Hollywood keeps plugging along

HOLLYWOOD — In the old days, you didn’t see Peter O’Toole sipping Aquafina in “Lawrence of Arabia.” And when Charles Foster Kane stared at his wife across the breakfast table, there was no Cheerios box in view.

Well, times change. Product placement is here to stay, and in most cases the products are subtly used. A few recent examples:

  • At their first session in “Antwone Fisher,” Navy shrink Denzel Washington offers Antwone (Derek Luke) some Lay’s potato chips.

  • After release from 14 months in a North Korean prison camp in “Die Another Day,” the first thing James Bond requests is a bottle of Bollinger’s.

  • Leonardo DiCaprio’s mom serves Sara Lee to FBI agents in “Catch Me If You Can.”

While many critics lamented the wall-to-wall plugola in “Minority Report,” that film wasn’t exactly a watershed. Products were noticeable, but brand names weren’t central to the plot, as they have been in other movies. Tom Hanks worked for Federal Express in “Cast Away,” Sean Penn toiled at Starbucks in “I Am Sam” and, more recently, Jack Nicholson in “About Schmidt” retires from the Omaha-based Woodmen of the World Insurance (and doesn’t that look like an appealing place to work?)

Those brand names lend an air of authenticity to the plot; it would have been silly to have Schmidt work for Acme Insurance. There’s nothing troubling about these product mentions. What is troubling is the fact that apparently there’s no such thing as bad plug. So we present the annual salute to the strangest product placements in the year’s films.

Brand-name mayhem

  • In “Signs,” a pharmacist relates her fears about the end of the world to Mel Gibson as they both stand in front of a huge display of Tylenol.

  • In “Spider-Man,” the Green Goblin wreaks havoc from a glider as he circles around huge billboards for Cingular, Cup of Noodles, Prudential, Samsung, Suntory and Marriott.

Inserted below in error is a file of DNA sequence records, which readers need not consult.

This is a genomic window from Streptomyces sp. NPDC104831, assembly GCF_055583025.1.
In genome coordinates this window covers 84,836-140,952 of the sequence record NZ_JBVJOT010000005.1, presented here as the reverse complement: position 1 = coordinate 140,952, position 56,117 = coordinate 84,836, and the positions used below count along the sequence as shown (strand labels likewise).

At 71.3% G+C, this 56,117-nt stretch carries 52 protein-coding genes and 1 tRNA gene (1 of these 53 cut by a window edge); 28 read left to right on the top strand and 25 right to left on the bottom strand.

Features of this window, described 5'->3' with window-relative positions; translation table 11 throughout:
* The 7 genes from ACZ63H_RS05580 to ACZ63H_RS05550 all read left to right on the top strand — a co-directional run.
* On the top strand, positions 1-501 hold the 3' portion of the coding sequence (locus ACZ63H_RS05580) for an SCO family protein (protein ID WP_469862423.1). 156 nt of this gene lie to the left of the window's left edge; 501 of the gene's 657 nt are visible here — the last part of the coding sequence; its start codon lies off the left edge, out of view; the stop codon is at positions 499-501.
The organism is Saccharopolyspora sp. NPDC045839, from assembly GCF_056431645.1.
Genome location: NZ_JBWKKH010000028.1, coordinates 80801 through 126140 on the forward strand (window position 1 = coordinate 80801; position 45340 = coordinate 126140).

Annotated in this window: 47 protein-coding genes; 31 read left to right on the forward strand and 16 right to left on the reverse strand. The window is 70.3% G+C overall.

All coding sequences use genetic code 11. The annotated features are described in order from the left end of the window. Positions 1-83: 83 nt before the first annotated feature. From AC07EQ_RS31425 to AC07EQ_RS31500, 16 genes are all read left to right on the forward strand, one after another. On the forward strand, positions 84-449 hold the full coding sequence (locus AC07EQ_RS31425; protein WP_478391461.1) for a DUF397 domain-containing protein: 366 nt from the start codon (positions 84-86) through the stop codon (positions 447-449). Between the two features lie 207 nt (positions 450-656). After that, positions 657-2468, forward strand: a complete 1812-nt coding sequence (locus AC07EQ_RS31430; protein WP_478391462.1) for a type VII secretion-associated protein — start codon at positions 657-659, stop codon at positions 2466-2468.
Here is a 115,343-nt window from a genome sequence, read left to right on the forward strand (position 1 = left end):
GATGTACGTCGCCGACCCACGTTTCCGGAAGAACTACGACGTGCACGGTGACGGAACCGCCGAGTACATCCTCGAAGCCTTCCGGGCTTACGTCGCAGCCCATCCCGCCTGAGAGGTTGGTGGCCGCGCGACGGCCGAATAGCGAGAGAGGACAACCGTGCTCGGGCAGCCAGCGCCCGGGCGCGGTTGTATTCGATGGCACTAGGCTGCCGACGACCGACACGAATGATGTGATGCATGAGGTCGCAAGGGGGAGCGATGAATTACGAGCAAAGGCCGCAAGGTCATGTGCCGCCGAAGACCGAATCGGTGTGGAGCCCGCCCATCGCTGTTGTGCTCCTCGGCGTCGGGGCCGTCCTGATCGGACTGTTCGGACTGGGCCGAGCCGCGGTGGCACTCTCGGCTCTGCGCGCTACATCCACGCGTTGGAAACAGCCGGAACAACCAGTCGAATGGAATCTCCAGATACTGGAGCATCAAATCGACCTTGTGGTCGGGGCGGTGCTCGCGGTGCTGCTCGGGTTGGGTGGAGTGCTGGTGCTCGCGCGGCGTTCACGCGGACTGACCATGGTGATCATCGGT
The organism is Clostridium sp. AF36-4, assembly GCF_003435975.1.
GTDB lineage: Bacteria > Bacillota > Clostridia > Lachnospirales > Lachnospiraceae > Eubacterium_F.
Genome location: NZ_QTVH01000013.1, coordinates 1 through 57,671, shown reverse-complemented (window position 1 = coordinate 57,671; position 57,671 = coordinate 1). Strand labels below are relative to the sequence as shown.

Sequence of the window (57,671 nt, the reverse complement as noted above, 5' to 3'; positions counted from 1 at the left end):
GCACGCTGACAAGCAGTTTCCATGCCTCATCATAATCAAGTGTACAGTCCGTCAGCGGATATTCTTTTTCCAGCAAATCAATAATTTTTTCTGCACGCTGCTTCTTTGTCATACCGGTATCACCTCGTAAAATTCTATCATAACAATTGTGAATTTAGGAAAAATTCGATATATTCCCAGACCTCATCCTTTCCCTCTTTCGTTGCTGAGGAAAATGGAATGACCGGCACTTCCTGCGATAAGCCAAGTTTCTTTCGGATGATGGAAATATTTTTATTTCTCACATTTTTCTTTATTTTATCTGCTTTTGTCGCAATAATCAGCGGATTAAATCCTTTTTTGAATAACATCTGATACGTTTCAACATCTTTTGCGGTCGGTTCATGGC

Brand-name crises

  • In “Unfaithful,” married woman Diane Lane fantasizes about an affair with Olivier Martinez as she washes dishes with Ivory Liquid. Later, wondering whether to end the affair, she buys a box of Cap’n Crunch and bursts into tears.

  • Matt Damon in “The Bourne Identity” realizes his life is in danger via a call on his Panasonic phone.

Slugs and plugs

  • Chuck Barris (Sam Rockwell) in “Confessions of a Dangerous Mind” gets punched out in a bar underneath a Miller’s sign.

  • After Adam Sandler withdraws cash from his Sanwa ATM in “Punch-Drunk Love,” he is beaten and robbed in front of a 99 Cent store.

Good enough for criminals, good enough for you

  • In “Austin Powers in Goldmember,” Frau Farbissina visits Dr. Evil in prison and, for no apparent reason, brings food from Taco Bell and a Pepsi.

  • The villains in “Die Another Day” use Omega stopwatches and drive Jaguars.

  • Blind Emily Watson in “Red Dragon” serves serial killer Ralph Fiennes from her Mr. Coffee pot.

Coca-Cola: For the special moments

  • In “Monsoon Wedding,” Vasundhara Das admits to her fiance Parvin Dabas, as they sit under huge Coca-Cola signs, that she’s been having an affair with a married man.

  • Catherine Keener and Emily Mortimer in “Lovely and Amazing” stand in front of a Coca-Cola machine as they discuss their mother’s liposuction.
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